‘Open lines of communication’ between local schools, health department

OPEN COMMUNICATION: Buncombe County and Asheville City school administrators will now release a weekly COVID-19 report detailing cases in the schools. Photo courtesy of NCDPI

A week into the start of the academic year for Asheville and Buncombe County K-12 schools, local officials remain in open, weekly conversations with district administrators to help manage the spread of COVID-19, said Fletcher Tove, Buncombe’s emergency preparedness director, at an Aug. 20 press conference. 

On Aug. 18, Buncombe County Schools announced that an employee at Enka High School had tested positive for the coronavirus. Investigation of the case began as soon as county health department staffers were notified of the diagnosis, explained Stacie Saunders, Buncombe’s health director. Contact tracers worked to identify all close contacts, defined as people who had spent more than 15 minutes within 6 feet of the infected person.

Two other Enka employees were found to be close contacts and are currently in self quarantine, according to a statement from the school district. Neither had reported symptoms as of Aug. 18. 

“We assess each case as it pops up and take everything into context,” Tove said. “Each one is going to have to be evaluated on an individual basis.” 

Unlike K-12 public schools, colleges and universities are not required to report COVID-19 cases to local health departments. UNC Chapel Hill made national headlines this week after multiple COVID-19 clusters prompted administrators to shift all classes online just days after the semester began; clusters have also been reported at N.C. State University and East Carolina University. So far, no outbreaks have been reported at UNC Asheville, A-B Tech or any other area college, Tove added. 

Health officials encourage flu shots

If one dangerous virus wasn’t enough, now is the time to start thinking about flu season, Saunders said. This year, Buncombe health officials are urging everyone to get vaccinated to reduce the impact of respiratory illnesses on the county’s population and lessen the burden on an already stressed health care system. 

Getting the flu isn’t just a week in bed, Saunders warned: For young children, people over the age of 65 and those with compromised immune systems, the flu can be fatal. Saunders also recommended talking with a medical provider about other immunizations, including the pneumococcal and shingles vaccines.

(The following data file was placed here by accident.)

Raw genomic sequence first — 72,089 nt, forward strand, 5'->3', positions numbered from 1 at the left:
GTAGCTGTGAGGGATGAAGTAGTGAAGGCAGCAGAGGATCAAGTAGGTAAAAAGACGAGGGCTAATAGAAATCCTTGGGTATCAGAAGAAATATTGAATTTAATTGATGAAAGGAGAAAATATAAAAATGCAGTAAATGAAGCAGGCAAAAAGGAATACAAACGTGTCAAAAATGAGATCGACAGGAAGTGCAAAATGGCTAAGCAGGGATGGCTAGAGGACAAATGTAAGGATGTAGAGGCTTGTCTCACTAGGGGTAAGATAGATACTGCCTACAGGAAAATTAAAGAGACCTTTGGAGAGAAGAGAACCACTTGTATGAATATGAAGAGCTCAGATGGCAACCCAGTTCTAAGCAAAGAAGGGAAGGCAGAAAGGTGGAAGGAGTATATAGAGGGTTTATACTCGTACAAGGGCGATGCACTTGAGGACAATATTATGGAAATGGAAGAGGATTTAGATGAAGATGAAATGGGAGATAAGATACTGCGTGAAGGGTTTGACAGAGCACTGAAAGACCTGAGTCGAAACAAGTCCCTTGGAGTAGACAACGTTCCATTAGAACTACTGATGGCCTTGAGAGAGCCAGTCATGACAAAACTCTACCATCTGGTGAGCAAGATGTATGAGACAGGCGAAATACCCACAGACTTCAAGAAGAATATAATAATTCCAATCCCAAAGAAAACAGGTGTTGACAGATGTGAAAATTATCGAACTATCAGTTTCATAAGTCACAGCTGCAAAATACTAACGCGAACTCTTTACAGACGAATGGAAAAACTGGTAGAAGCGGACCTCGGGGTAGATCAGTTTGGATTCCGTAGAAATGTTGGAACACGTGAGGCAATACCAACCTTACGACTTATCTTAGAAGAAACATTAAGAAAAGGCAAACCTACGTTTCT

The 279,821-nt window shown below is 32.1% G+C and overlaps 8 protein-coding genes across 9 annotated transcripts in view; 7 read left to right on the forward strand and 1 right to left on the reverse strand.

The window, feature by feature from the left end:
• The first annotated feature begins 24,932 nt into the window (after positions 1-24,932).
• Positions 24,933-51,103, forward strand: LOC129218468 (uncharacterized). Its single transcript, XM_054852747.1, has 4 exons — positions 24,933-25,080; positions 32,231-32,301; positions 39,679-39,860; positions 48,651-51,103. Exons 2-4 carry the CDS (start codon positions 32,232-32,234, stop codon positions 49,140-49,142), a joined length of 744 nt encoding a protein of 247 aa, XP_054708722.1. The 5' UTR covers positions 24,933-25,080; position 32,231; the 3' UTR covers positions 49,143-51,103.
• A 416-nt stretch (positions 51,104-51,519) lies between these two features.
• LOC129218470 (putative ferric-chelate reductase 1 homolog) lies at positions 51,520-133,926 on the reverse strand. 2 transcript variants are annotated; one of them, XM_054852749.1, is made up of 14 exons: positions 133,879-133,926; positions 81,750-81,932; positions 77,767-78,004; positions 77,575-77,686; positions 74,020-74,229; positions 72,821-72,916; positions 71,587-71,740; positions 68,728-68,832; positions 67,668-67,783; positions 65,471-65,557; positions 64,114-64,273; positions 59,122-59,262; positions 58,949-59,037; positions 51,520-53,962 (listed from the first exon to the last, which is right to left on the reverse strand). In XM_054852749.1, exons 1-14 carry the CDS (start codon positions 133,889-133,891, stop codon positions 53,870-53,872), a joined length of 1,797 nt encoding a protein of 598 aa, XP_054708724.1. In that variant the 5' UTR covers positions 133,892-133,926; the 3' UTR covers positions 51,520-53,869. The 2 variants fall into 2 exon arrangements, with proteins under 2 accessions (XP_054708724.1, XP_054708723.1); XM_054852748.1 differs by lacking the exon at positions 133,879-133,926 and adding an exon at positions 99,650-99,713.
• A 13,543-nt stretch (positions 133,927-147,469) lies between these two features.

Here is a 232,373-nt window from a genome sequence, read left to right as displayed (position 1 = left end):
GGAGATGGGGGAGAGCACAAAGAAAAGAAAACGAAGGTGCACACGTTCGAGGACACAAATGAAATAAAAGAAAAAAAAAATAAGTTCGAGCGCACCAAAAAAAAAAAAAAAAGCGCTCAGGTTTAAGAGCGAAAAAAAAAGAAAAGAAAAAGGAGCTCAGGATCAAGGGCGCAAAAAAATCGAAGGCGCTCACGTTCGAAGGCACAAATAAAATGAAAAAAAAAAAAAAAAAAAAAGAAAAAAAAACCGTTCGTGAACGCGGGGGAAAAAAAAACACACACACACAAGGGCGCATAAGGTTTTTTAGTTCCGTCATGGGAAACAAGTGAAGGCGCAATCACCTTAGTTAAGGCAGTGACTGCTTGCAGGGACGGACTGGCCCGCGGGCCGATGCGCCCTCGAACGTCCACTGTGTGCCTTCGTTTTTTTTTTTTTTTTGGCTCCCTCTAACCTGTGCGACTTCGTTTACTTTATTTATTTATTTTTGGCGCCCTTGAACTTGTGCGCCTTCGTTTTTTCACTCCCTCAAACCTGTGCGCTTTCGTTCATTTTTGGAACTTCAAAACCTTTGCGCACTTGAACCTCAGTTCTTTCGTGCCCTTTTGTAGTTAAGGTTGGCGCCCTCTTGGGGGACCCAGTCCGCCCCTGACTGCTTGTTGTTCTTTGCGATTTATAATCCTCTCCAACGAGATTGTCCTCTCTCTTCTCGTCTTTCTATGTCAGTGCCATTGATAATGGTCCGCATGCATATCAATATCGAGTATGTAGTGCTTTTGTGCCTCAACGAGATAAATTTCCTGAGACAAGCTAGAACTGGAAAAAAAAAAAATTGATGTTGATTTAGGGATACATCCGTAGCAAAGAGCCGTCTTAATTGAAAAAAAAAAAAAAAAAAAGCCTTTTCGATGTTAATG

Community members should plan on getting the flu vaccine by the end of October, said Dr. Jennifer Mullendore, Buncombe’s medical director. If the vaccine is administered too early, the effectiveness may wear off before flu season ends; she recommended waiting until September to receive a vaccination. 

In other news

  • The N.C. State Board of Elections released an updated absentee ballot request form in advance of the general election on Tuesday, Nov. 3. The deadline to request an absentee ballot is Tuesday, Oct. 27, at 5 p.m.; however, election officials encourage voters who wish to vote by mail to request a ballot as soon as possible. 
  • Appalachian Mountain Community Health Centers, in collaboration with Western Carolina Rescue Ministries, is offering free COVID-19 testing for uninsured individuals every Wednesday and Friday, 10:30 a.m.–2 p.m., at 225 Patton Ave. Results are typically given within five days. 
  • The N.C. Department of Health and Human Services is expanding the Hope4Healers hotline to include teachers, school personnel and their families. Individuals can call 919-226-2002 at any time to be matched with a licensed mental health professional. 
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About Molly Horak
Molly is a recent graduate of the University of North Carolina at Chapel Hill and writer for Mountain Xpress. Her work has appeared in the Citizen-Times, News and Observer and Charlotte Observer. Follow me @molly_horak

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